A defendant, G, was acquitted of 3 charges of making indecent images of children after the Judge ruled that he could not get a fair trial due to the late service of prosecution evidence.
G, represented by Jeremy Lynn, instructed by Tony Meisels of Lewis Nedas, had been arrested as long ago 2014, when the indecent material was found on a computer and hard drive at his home. He had no real explanation for this discovery save that he must have been “hacked” by some malicious outsider.
An expert instructed by the Crown failed to discover any evidence of hacking. However his 28 page report was not served until the day of trial in March 2016, and after refusing to declare the report inadmissible, the trial was stood-out to December 2016.
On examination of the internet history of his computer, the Defendant discovered an occasion when the history appeared to show that the computer was accessing a pornographic site whilst he was at work in a local hospital. A statement was taken from a colleague confirming that he was indeed at work at the relevant time, and following that an addendum defence statement was served stating that there was evidence that some unseen hand was accessing pornographic websites on G’s computer when he was not at home.
The Prosecution took his alibi seriously. They interviewed, and took a statement from, the alibi witness; they measured the journey time from G’s home to the hospital; and finally they tried to destroy his alibi by announcing that the times on the internet history (which they had produced) were GMT and not BST – in other words his alibi was an hour out.
Did you know that when an internet history, or other schedule of activity, is requested from a computer, the examiner has the option of setting GMT or UTC? In this case the examiner only announced the correct time after the alibi notice had been served.
The trial proceeded in December 2016, but when the o-i-c was giving evidence she produced a bundle of schedules containing prejudicial material that the Defence had never seen. The Judge stopped the trial and re-fixed it for September – when as it happened there was no court time and we were stood-out for the third time.
And so the trial started again this week, with new Prosecution Counsel. On the first day of the trial he indicated to the Judge that he was still supervising the preparation of a jury bundle and so the case was adjourned overnight. The next day he served 3 further statements. One of these referred to information received from the NCA that over a period of 7 years G had been accessing a file sharing website and had downloaded child pornography. The Prosecutor declined to give any further information and following an ex parte PII application, announced that there was nothing further to serve.
The second statement corrected the time on which a Cat. A video had been downloaded.
The Prosecution would not disclose the material that they had allowing this correction.
The final statement rendered the Defendant’s alibi nugatory.
A statement had been taken from a police expert saying that the internet activity that the Defendant pointed to as evidence of his computer being used when he was elsewhere, was in fact an automated script – that is, some command, possibly related to an advertisement, that is periodically run by an open website, and which does not involve any human hand at all.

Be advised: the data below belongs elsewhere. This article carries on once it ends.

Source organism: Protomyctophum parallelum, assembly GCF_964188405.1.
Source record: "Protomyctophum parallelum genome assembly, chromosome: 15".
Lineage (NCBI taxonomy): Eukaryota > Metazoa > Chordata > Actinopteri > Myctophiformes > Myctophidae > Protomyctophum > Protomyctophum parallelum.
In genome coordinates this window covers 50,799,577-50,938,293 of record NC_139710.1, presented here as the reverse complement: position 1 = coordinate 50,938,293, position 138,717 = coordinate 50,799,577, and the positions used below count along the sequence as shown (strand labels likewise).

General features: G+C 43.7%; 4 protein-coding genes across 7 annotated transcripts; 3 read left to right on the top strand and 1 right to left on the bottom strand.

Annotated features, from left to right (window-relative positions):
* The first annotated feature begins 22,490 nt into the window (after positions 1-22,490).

The Judge then heard an abuse of process argument.
It was argued that the Crown were seeking to put in evidence material that the Defence had no means of verifying, let alone testing. Some of this material was hearsay and was not the subject of any application and so none of the statutory safeguards had been applied.
If the material on which the Defendant relied turned out to be automated scripts, who was to say that other evidence that the Crown relied on to show that the Defendant was accessing websites (such as his bank) whilst also looking at notorious porn sites was not also “scripts”.
Mid-trial the Defence could not examine this material. We do not have access to the computer and HDD from whence the material was extracted and we had neither the time nor resources to seek further expert opinion.
The Prosecution having failed to break down G’s alibi by “normal” means were now seeking to change the basis of their case so as to render the alibi irrelevant. Given that the alibi had been raised in April 2016 it was objectionable to introduce this new approach mid-trial nearly two years later.
In short the Judge agreed. He said that it was clear that the Defence could not meet this evidence mid-trial. The remedy might have been to adjourn the case to give the Defence time to examine it, but given the history of the case it would be wrong to adjourn it further – it had been going on for over 4 years and was the oldest case on the Court’s books.
In any event no sensible explanation had been given for why the material had only just come to light and it would be unconscionable to admit it now. To ask the parties to proceed without it, on what would then be a false basis was equally improper.
The Judge then directed the jury to acquit the Defendant and reserved the question of wasted costs for another day.
The irony of the situation is that, unlike recent well-publicised cases of late disclosure favourable to the Defendant destroying a case, in this matter the late service was of material that had the potential to crucify the Defendant. Had the case gone to a jury on any earlier occasion without this material, the result might not have been such a happy one for the Defendant.